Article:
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Vowel Length From Latin to Romance

By Michele Loporcaro

This book "draws on extensive empirical data, including from lesser known varieties" and "puts forward a new account of a well-known diachronic phenomenon."


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Letter Writing and Language Change

Edited By Anita Auer, Daniel Schreier, and Richard J. Watts

This book "challenges the assumption that there is only one 'legitimate' and homogenous form of English or of any other language" and "supports the view of different/alternative histories of the English language and will appeal to readers who are skeptical of 'standard' language ideology."


Academic Paper


Title: Auditory training for experienced and inexperienced second-language learners: Native French speakers learning English vowels
Author: Paul Iverson
Institution: University College London
Author: Melanie Pinet
Institution: University College London
Author: Bronwen G. Evans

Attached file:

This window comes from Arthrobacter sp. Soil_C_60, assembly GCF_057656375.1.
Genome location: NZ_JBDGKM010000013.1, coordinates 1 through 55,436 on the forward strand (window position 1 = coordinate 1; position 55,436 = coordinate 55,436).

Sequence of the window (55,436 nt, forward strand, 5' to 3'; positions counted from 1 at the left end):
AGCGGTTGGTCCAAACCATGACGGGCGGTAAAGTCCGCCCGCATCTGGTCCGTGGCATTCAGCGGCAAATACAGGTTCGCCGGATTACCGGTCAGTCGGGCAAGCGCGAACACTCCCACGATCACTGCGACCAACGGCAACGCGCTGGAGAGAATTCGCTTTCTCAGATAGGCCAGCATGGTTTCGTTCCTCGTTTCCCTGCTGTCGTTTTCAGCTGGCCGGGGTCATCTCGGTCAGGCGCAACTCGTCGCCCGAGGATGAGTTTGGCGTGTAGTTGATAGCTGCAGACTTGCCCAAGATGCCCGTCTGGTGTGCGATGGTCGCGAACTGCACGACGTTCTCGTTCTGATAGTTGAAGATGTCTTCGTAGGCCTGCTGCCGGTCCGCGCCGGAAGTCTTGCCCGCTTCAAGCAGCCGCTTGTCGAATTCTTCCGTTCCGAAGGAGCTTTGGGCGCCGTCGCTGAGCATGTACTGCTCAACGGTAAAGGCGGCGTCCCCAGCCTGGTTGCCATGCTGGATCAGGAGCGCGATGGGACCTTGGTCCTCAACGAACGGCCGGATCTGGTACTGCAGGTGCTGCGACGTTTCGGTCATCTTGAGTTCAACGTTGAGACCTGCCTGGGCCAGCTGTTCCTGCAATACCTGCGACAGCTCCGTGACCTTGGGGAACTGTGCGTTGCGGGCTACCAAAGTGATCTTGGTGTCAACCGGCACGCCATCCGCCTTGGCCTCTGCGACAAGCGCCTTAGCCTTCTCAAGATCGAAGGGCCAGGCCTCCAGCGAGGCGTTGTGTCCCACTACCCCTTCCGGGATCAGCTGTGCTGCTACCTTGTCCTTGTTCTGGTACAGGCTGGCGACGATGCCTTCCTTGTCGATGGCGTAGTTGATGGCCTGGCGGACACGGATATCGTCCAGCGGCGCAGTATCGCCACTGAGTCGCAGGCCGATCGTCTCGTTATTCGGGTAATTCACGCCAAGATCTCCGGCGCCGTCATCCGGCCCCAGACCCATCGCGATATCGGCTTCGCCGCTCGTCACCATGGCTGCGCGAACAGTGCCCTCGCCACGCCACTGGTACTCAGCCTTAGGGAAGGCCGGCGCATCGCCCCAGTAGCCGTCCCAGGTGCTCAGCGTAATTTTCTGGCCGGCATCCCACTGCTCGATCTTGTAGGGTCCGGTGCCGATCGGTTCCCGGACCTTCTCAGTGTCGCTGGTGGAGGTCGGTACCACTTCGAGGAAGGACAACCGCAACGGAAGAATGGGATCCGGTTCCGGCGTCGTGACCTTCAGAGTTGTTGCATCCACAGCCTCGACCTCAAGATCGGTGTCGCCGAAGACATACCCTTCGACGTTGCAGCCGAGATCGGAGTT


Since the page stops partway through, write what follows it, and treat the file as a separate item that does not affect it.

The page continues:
Institution: University College London
Linguistic Field: Applied Linguistics; Language Acquisition; Phonetics
Subject Language: English
French
Abstract: This study examined whether high-variability auditory training on natural speech can benefit experienced second-language English speakers who already are exposed to natural variability in their daily use of English. The subjects were native French speakers who had learned English in school; experienced listeners were tested in England and the less experienced listeners were tested in France. Both groups were given eight sessions of high-variability phonetic training for English vowels, and were given a battery of perception and production tests to evaluate their improvement. The results demonstrated that both groups learned to similar degrees, suggesting that training provides a type of learning that is distinct from that obtained in more naturalistic situations.

CUP AT LINGUIST

This article appears IN Applied Psycholinguistics Vol. 33, Issue 1, which you can READ on Cambridge's site .



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